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DBA:

A huge rally in softs (coffee, cocoa and sugar) plus a drop in the dollar is helping agricultural commodities move higher.

Continue to Overseas & Emerging Markets

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EFA:

It's not like things are great in Europe, it's just less worse but that's enough to get shorts to cover.

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EEM:

EM's rally along with everything else, especially commodities and the weaker dollar.

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EWY:

To the North they say: "You can huff and puff, but we don't care!"

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EWA:

Commodities rally as the dollar falls and this is the story for all the markets that follow.

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EPI:

India markets seem oblivious to issues revolving around Europe and elsewhere.

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FXI:

Even with a holiday you can still play on the next move in China with FXI.

Continue to Concluding Remarks

The dealer and the house usually win don't they? I suppose it would be sheer speculation to think the kings of Wall Street were propping markets late last week and this week to get deals done. But then it would be naïve to think otherwise. After over 35 years of being in the business let's just say I've seen this movie before.

Tonight we get a speech from the president telling us all he's doing to clean up the oil spill, punish the perpetrators and use the opportunity to push for another big government program "cap and trade". Don't buy it since it has nothing to do with what's happened in the Gulf.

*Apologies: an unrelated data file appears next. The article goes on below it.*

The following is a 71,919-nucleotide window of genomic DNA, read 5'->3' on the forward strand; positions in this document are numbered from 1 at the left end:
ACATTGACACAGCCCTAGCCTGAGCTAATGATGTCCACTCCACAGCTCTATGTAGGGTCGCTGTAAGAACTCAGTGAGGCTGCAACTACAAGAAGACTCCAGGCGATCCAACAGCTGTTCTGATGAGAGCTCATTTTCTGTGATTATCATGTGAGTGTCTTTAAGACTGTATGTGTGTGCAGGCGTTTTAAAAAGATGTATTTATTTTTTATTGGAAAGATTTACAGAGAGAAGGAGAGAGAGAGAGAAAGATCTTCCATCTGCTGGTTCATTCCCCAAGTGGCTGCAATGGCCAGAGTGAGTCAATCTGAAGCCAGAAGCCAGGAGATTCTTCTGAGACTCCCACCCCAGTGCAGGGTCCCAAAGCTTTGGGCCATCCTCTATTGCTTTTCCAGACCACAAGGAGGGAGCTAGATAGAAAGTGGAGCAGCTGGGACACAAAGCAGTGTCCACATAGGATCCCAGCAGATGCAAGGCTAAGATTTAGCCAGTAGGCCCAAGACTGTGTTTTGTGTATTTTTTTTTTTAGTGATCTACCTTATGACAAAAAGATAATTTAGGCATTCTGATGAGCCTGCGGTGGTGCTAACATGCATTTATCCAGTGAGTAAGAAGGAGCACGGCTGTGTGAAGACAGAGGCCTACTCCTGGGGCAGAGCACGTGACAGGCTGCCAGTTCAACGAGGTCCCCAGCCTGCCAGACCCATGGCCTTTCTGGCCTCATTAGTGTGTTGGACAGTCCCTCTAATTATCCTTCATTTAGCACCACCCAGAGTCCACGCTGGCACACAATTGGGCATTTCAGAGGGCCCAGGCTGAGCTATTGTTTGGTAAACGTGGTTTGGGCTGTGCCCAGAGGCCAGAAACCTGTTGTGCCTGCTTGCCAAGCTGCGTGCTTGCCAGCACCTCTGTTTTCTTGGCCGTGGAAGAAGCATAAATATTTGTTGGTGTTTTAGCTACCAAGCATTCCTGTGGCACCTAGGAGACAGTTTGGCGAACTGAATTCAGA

Wednesday will feature Housing Starts, Building Permits, PPI and CPI, Industrial Production and energy inventories. These should offer plenty of opportunities to spin things one way or another; but, given today's show of cherry-picking only a shred of good news, it seems obvious the way things will go. But you know, that's why they play the game!

Let's see what happens. You can follow our pithy comments on

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Disclaimer: Among other issues the ETF Digest maintains positions in: TIP, UUP, EUO, GLD, EFZ and EUM.

The charts and comments are only the author's view of market activity and aren't recommendations to buy or sell any security.  Market sectors and related ETFs are selected based on his opinion as to their importance in providing the viewer a comprehensive summary of market conditions for the featured period.  Chart annotations aren't predictive of any future market action rather they only demonstrate the author's opinion as to a range of possibilities going forward. More detailed information, including actionable alerts, are available to subscribers at

www.etfdigest.com

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Dave Fry is founder and publisher of

ETF Digest

, Dave's Daily blog and the best-selling book author of

Create Your Own ETF Hedge Fund, A DIY Strategy for Private Wealth Management

, published by Wiley Finance in 2008. A detailed bio is here:

Dave Fry.